Last week the US Supreme Court ruled in favor of the state of Michigan, whose voters recently passed legislation barring the use of racial or gender preferences in public university admissions. Since the advent of the term “affirmative action” in the 1960s, there has been a steady erosion of support for policies that use race as a factor to help minorities gain greater access to higher education. While I am not qualified to question the constitutionality of the Supreme Court decision, I do feel that affirmative action has been a necessary and successful way to help minorities achieve equity with whites.
Since 1976, the percentage of minorities in American colleges and universities has increased. From 1976-2011, Hispanic enrollment in higher education increased from 4 to 14 percent; Asian/Pacific Islanders from 2 to 6 percent; blacks from 10-15 percent; and Native Americans from .7 to .9 percent. (National Council of Education Statistics) At least part of this increase has been due to more aggressive policies on the part of university administrators to diversify their student bodies.
Yet whites, especially white males, have cried foul. They object to what they see as the injustice of minorities taking spots in top universities despite lower test scores and inferior credentials. The problem with this argument is that there are thousands of highly qualified candidates competing for enrollment in schools such as the University of Michigan. In 2013, only 33% of the 46,813 high school seniors who applied were accepted at UM. (NCES) Clearly, universities must use criteria other than test scores or GPAs to make admissions decisions.
The question then is what other factors should come into play? Activities? Participation in extracurricular activities often unfairly disadvantages minorities or lower income applicants. Many of the tools colleges use in admitting students are subjective, including teacher recommendations, essays, and in some cases nebulous characteristics such as “character.” Fairness has little to do with it.
The case of Kwasi Enin highlights the prejudices our society still harbors about minority students and their place in higher education. Enin was admitted to all 8 Ivy League schools, a rare feat that impressed many and with good reason. He scored in the 99th percentile on his SATs, was in the top 2 percent of his high school class, is a musician, and volunteered at a local hospital while in high school. Yet naysayers were quick to assume that his race was the deciding factor in his acceptances. And even if his race did help him in getting admitted to some of these schools, what of it? I never hear people complain when someone gets into Harvard or Yale because a parent or grandparent went there.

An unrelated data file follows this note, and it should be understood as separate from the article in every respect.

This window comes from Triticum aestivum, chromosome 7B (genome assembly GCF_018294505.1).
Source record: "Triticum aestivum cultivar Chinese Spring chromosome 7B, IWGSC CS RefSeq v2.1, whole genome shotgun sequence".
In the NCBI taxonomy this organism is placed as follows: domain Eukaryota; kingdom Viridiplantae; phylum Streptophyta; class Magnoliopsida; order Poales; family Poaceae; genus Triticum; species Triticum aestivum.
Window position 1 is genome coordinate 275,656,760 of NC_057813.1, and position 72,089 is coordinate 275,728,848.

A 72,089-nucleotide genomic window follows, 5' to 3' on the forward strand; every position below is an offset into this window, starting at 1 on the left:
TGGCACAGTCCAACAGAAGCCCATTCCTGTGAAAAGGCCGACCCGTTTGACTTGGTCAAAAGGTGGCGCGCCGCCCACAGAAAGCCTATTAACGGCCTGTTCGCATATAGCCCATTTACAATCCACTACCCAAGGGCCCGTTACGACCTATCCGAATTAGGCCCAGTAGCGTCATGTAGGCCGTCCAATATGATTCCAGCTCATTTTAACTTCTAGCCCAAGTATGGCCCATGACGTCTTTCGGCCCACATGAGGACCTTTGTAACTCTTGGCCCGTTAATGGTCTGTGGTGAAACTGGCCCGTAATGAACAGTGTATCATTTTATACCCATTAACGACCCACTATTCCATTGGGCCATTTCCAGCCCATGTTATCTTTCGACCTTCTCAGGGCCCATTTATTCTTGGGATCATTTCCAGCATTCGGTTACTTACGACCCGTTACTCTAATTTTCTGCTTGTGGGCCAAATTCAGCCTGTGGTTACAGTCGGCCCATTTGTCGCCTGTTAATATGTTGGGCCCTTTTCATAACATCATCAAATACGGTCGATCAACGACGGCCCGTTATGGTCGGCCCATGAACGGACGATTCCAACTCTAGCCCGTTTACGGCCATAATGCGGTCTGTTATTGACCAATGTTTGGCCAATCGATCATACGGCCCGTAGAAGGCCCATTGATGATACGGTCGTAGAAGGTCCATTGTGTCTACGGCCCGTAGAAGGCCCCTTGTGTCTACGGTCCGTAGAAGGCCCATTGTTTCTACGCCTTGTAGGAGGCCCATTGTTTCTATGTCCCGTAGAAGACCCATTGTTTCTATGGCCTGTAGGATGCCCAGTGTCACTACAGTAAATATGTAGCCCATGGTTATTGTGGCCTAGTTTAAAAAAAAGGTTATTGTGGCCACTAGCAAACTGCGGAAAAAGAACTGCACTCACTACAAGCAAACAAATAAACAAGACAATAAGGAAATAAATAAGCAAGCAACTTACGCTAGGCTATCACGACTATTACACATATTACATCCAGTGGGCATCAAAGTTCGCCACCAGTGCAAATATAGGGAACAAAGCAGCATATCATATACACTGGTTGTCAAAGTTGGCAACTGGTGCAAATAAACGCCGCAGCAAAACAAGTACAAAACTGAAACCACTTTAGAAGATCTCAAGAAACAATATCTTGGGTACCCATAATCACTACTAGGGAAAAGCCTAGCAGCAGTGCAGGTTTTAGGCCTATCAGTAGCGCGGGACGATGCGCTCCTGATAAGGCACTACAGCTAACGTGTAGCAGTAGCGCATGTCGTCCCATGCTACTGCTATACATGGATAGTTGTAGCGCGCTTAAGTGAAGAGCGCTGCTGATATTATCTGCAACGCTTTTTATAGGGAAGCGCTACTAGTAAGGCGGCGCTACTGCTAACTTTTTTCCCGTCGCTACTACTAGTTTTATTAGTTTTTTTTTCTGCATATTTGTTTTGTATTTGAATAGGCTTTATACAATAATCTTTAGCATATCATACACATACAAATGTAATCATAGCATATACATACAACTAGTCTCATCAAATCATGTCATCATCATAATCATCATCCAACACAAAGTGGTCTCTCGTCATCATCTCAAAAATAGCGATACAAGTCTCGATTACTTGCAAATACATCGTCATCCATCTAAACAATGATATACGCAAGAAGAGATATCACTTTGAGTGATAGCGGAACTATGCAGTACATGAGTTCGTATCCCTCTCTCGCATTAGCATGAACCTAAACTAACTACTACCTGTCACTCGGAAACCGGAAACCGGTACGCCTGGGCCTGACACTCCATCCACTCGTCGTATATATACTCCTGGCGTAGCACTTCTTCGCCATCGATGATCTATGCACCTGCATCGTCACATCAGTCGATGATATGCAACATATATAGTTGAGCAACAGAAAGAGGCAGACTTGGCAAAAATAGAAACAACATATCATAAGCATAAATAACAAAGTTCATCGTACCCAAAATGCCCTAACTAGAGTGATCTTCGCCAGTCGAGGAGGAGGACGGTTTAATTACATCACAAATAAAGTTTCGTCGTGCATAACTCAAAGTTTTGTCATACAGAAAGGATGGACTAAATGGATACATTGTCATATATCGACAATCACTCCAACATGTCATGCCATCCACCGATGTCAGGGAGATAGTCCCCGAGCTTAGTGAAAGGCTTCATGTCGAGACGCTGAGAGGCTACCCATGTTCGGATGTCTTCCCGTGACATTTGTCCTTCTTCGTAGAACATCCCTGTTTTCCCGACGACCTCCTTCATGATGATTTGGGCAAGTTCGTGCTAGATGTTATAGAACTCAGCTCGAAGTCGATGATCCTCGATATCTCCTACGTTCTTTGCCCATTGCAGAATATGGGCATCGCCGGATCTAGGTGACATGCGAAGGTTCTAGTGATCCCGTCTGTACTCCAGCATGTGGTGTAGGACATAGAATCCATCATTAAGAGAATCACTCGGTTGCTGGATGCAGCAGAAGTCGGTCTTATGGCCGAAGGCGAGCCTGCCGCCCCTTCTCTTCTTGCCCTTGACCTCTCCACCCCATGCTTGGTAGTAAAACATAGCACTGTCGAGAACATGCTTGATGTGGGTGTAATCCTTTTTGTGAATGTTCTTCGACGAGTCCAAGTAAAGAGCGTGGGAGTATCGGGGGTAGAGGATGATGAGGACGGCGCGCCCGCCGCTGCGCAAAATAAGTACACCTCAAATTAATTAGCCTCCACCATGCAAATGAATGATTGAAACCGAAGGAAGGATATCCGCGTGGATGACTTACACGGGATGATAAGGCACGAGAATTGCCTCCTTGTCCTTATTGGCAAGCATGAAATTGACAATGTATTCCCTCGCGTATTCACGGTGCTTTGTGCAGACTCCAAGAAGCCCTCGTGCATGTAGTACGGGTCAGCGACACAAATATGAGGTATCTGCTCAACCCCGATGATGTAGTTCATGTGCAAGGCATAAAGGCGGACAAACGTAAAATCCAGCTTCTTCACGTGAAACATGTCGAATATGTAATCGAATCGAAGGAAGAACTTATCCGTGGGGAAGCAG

According to the Harvard Gazette, in 2012 there were 34,302 applicants and only 5.9% of those applicants were admitted. More than 14,000 of the applicants scored 700 or above on the SAT in math, and more than 17,000 scored 700 or above in writing. Furthermore, graduation rates of first-time freshmen at Harvard are in the 90s (NCES), clearly demonstrating that the students who are admitted are more than capable of achieving success in college.
I also find it interesting that white males don’t complain about affirmative action for males, which has become commonplace in recent times due to their higher dropout rate. A recent story on usatoday.com stated that the US Department of Education estimates that 57% of current college students are female and that “colleges are struggling to keep male/female ratios even.” Indeed, a college administrator with whom I am acquainted has said that his school does try to admit more males than females to retain gender balance. Where is the hue and cry?
I would love to live in a color-blind world in which people were judged, in the words of the great Martin Luther King, Jr., “not by the color of their skin but by the content of their character.” Until then, we as a society need to recognize and address the inequities that impede the achievement of our fellow human beings. In the end, we will all be the richer for it.